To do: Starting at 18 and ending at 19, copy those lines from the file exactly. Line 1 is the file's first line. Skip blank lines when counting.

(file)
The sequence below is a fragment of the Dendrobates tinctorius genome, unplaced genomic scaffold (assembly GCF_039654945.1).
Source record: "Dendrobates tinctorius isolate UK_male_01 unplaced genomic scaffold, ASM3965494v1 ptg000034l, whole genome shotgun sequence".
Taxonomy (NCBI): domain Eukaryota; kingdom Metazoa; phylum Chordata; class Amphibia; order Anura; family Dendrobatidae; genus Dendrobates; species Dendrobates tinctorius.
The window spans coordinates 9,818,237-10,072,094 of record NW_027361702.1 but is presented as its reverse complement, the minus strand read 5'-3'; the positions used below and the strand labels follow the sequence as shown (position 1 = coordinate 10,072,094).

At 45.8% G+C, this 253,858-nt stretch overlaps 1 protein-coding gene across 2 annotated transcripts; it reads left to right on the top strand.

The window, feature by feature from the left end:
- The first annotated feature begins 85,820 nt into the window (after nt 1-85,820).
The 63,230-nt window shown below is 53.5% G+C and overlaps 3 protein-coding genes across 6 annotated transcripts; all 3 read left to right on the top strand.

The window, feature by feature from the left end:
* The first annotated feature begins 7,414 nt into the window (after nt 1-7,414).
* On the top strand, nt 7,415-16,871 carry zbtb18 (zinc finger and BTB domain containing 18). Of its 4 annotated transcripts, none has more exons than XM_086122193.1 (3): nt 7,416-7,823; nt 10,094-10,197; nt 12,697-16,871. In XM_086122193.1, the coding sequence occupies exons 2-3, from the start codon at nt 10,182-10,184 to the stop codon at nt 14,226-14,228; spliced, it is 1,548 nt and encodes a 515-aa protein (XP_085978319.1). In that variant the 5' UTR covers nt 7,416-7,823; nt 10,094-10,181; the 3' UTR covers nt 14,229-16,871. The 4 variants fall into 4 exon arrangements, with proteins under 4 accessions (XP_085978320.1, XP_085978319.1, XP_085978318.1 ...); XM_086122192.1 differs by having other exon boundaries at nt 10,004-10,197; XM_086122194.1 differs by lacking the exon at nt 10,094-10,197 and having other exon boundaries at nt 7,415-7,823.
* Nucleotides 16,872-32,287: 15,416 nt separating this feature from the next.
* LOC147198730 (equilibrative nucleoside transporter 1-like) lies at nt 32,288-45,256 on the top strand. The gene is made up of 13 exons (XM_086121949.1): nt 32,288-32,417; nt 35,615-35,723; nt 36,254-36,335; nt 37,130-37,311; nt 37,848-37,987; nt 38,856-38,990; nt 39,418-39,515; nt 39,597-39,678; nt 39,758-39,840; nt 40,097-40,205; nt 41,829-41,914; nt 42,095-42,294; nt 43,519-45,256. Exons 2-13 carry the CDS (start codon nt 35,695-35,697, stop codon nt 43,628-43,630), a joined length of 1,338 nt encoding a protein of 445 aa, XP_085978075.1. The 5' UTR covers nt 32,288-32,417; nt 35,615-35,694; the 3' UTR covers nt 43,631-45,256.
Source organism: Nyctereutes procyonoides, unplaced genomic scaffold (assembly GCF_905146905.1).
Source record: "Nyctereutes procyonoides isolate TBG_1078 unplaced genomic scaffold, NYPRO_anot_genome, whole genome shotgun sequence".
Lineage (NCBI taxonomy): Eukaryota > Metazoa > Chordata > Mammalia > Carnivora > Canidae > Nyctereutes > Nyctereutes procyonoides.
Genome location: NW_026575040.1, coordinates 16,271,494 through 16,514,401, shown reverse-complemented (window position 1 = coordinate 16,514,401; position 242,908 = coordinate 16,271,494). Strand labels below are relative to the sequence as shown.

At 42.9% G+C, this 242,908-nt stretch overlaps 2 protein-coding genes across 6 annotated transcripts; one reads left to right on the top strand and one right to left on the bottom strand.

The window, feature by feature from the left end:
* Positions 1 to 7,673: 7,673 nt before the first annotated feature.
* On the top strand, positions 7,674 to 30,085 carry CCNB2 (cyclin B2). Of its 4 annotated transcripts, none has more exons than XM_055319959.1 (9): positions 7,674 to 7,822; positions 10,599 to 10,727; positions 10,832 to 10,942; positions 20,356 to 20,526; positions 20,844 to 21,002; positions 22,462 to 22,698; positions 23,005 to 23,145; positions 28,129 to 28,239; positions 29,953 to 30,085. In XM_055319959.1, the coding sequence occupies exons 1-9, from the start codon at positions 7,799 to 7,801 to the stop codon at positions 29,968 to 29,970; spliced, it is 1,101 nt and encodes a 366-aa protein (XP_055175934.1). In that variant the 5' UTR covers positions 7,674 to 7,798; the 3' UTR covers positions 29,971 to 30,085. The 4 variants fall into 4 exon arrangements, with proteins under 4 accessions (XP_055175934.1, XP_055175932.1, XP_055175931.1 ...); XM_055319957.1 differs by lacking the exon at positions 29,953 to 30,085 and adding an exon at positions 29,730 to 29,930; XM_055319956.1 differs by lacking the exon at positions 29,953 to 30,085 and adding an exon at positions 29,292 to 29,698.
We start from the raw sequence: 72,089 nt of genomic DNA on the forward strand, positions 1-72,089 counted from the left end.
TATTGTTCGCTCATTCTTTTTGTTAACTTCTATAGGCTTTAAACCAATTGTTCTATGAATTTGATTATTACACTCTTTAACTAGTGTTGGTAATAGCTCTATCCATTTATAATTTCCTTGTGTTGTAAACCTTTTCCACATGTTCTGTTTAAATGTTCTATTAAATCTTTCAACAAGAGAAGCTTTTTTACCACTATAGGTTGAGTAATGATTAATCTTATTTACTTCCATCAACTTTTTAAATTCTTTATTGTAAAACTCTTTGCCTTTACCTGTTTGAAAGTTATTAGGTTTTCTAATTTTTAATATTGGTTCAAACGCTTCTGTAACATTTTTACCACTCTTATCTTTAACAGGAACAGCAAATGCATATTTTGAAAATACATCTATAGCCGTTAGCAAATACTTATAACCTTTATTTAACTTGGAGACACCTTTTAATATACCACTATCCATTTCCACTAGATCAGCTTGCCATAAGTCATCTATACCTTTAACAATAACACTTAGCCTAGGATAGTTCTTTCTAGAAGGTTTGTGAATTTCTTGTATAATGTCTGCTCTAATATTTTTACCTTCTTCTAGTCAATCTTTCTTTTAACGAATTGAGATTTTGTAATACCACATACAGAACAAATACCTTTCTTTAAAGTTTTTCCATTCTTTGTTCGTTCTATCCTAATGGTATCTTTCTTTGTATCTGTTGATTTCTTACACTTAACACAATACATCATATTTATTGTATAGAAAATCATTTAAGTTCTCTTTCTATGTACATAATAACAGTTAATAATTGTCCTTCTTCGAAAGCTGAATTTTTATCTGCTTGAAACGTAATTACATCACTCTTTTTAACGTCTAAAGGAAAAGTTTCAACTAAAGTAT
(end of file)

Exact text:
At 42.9% G+C, this 242,908-nt stretch overlaps 2 protein-coding genes across 6 annotated transcripts; one reads left to right on the top strand and one right to left on the bottom strand.

The window, feature by feature from the left end: